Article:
A Review of the Best News of the Week on Cloud Security, DevOps, AppSec
How to Use Bucket Policies to Secure Your Amazon S3 Data (AWS Security Blog, Mar 07 2018)
Because the service is flexible, a user could accidentally configure buckets in a manner that is not secure.
1 in 50 publicly readable Amazon buckets are also writable – and that’s a data disaster waiting to happen (Graham Cluley, Mar 01 2018)
A study conducted by French cybersecurity outfit HTTPCS has revealed that 1 in 50 of all Amazon S3 buckets have not been write-protected, opening opportunities for malicious attackers to corrupt data, or even encrypt or wipe it – demanding a ransom be paid for its safe return.
Safer browsing coming soon to MacOS Chrome users (Naked Security – Sophos, Mar 07 2018)
Google’s security team recently announced that Chrome is expanding its “Safe Browsing” capabilities to help protect MacOS users from Mac-specific threats and malware.
Zero-Day Attacks Major Concern in Hybrid Cloud (Dark Reading, Feb 28 2018)
Hybrid cloud environments are particularly vulnerable to zero-day exploits, according to a new study.
6 Questions to Ask Your Cloud Provider Right Now (Dark Reading, Mar 06 2018)
Experts share the security-focused issues all businesses should explore when researching and using cloud services.
Aqua Expands Container Security Platform with MicroEnforcer Technology (eWEEK, Mar 07 2018)
Aqua Security 3.0 provides new capabilities to help organizations protect Kubernetes container workloads as well as new modes of container deployment including the AWS Fargate service.
McAfee Launches Security Platform for Azure Cloud (SecurityWeek, Mar 07 2018)
Cloud access security brokers (CASBs) can improve visibility and control, but aren’t necessarily tailored to a specific cloud. McAfee announced the first product resulting from its purchase of Skyhigh Networks, finalized in January 2018: the McAfee Skyhigh Security Cloud for Azure.
FedRAMP – Three Stages of Vulnerability Scanning and their Pitfalls (Cloud Security Alliance Blog, Mar 07 2018)
Though vulnerability scanning is only one of the control requirements in FedRAMP, it is actually one of the most frequent pitfalls in terms of impact to an authorization to operate (ATO), as FedRAMP requirements expect cloud service providers (CSPs) to have a mature vulnerability management program.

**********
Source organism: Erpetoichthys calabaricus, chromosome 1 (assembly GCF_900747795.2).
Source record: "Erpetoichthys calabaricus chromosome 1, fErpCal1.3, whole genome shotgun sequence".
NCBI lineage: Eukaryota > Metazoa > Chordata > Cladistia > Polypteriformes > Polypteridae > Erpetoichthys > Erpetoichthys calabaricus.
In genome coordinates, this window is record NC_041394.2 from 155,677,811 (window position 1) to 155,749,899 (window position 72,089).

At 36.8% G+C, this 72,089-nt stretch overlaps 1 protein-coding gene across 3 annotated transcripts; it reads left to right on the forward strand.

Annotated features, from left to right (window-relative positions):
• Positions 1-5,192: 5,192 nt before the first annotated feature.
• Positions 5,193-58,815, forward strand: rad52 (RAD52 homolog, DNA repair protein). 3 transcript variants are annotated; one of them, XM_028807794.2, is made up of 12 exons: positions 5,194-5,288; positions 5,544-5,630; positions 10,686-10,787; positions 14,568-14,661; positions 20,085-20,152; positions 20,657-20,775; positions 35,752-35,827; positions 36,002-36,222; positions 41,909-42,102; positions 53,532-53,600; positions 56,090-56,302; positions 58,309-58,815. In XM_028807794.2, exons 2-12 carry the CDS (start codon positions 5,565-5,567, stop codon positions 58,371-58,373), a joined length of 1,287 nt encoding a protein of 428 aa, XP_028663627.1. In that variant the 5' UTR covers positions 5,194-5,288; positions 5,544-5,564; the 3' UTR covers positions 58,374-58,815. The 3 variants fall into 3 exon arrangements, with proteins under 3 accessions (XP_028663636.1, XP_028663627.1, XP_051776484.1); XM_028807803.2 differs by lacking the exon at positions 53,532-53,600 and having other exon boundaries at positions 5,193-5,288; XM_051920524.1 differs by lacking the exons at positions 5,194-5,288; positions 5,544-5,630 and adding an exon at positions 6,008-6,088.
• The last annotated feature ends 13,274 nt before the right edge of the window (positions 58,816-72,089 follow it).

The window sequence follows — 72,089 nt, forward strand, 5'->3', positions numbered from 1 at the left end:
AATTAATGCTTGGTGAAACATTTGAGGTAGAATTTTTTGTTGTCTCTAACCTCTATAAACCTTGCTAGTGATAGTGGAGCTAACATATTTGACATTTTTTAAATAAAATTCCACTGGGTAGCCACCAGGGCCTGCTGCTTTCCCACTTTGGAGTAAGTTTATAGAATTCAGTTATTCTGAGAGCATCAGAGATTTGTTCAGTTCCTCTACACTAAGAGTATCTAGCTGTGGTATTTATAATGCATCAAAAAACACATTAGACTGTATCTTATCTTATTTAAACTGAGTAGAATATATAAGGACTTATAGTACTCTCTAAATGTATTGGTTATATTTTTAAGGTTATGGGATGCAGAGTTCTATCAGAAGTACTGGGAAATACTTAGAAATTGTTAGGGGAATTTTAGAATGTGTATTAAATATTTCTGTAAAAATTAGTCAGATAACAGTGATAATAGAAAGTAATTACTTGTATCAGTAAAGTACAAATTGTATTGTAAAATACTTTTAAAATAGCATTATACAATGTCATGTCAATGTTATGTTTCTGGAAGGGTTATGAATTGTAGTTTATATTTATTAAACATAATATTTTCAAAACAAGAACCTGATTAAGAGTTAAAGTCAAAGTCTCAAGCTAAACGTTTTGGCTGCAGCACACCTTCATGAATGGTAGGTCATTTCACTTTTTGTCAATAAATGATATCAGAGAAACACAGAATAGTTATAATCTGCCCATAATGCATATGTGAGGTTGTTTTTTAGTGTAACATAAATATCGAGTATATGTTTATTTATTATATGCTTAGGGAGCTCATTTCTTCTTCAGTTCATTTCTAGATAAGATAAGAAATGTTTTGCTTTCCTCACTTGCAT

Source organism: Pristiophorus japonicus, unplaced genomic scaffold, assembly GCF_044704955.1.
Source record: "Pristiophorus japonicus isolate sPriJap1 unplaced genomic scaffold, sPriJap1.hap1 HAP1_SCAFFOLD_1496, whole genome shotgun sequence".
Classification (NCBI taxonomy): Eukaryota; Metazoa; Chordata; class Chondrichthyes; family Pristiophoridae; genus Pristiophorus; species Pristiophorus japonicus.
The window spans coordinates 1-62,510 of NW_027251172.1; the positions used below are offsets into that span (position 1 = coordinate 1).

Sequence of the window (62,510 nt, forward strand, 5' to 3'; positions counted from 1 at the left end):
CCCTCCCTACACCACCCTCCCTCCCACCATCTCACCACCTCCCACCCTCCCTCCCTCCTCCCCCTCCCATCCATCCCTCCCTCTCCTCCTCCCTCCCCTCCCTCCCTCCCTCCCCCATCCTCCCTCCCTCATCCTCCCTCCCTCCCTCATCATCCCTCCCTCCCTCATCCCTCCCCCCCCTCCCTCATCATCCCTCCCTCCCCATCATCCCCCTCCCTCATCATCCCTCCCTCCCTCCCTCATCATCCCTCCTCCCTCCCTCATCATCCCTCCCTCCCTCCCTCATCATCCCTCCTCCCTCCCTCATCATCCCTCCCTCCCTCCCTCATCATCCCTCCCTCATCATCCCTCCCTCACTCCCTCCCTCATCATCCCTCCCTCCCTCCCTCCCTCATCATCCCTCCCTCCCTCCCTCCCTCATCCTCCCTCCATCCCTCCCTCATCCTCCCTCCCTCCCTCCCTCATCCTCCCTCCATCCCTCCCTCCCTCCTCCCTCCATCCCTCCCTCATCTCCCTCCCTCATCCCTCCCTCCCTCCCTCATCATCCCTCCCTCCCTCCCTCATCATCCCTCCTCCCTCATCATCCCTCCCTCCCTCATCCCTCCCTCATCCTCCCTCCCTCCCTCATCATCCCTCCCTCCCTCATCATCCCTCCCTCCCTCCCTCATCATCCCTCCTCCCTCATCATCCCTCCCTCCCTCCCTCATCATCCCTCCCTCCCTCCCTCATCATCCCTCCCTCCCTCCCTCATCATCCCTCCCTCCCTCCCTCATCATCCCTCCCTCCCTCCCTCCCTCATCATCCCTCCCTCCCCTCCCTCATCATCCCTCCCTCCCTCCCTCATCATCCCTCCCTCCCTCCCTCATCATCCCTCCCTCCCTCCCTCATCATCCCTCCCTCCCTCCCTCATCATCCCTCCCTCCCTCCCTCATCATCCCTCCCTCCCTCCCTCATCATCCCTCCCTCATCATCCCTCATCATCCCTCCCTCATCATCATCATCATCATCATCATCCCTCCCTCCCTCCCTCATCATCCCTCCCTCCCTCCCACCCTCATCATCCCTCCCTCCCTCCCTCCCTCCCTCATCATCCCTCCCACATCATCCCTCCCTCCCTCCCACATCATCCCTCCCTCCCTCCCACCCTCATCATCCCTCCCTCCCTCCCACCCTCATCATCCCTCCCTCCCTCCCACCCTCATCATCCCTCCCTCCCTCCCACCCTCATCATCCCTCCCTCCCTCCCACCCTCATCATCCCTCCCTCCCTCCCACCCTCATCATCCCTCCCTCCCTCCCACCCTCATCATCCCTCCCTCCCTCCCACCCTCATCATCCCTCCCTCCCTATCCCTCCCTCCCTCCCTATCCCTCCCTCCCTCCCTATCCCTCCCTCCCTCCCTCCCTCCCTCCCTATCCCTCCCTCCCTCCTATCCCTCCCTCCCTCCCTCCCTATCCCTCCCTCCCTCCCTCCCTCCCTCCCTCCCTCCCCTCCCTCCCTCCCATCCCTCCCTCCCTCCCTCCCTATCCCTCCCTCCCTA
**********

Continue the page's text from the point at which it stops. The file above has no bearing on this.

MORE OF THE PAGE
Visibility into network activity with Traffic Analytics – now in public preview (Microsoft Azure Blog, Mar 06 2018)
Announcing the public preview of Traffic Analytics, a cloud-based flow monitoring solution that provides visibility into user and application traffic on your cloud networks.
SecOps reality gap: 85% say practicing SecOps is a goal, 35% actually do (Help Net Security, Mar 02 2018)
More than half of companies (52 percent) admit to cutting back on security measures to meet a business deadline or objective.
Integrating Security into DevOps: The Benefits and Drawbacks (DevOps, Mar 01 2018)
If the security team is a component of the development organization, they must maintain close contact with the global security office. But they can be much closer to the product development. This means they are closely working with feature teams and determining stories that should be planned into the sprints.
One in Eight Open Source Components Contain Flaws (Infosecurity Magazine, Mar 02 2018)
The number of buggy open source components downloaded in the UK has soared by over 100% over the past year, according to new research from Sonatype.
The State of Application Penetration Testing (Dark Reading, Feb 28 2018)
“Pen testing is the third most important software security practice after code review with a static analysis tool and architectural risk analysis,” McGraw says.
A Secure Development Approach Pays Off (Dark Reading, Mar 02 2018)
Software security shouldn’t be an afterthought. That’s why the secure software development life cycle deserves a fresh look.
Facebook Automatically Upgrading Links to HTTPS to Boost Security (eWEEK, Mar 05 2018)
Facebook is now using an approach called HSTS preloading, to send users to the HTTPS secured version of a link.
Kaspersky Lab Offers $100,000 for Critical Vulnerabilities (SecurityWeek, Mar 06 2018)
Just days before its annual Security Analyst Summit kicks off in Cancun, Mexico, Kaspersky Lab this week announced an extension to its bug bounty program and plans to pay rewards of up to $100,000 for severe vulnerabilities in some of its products.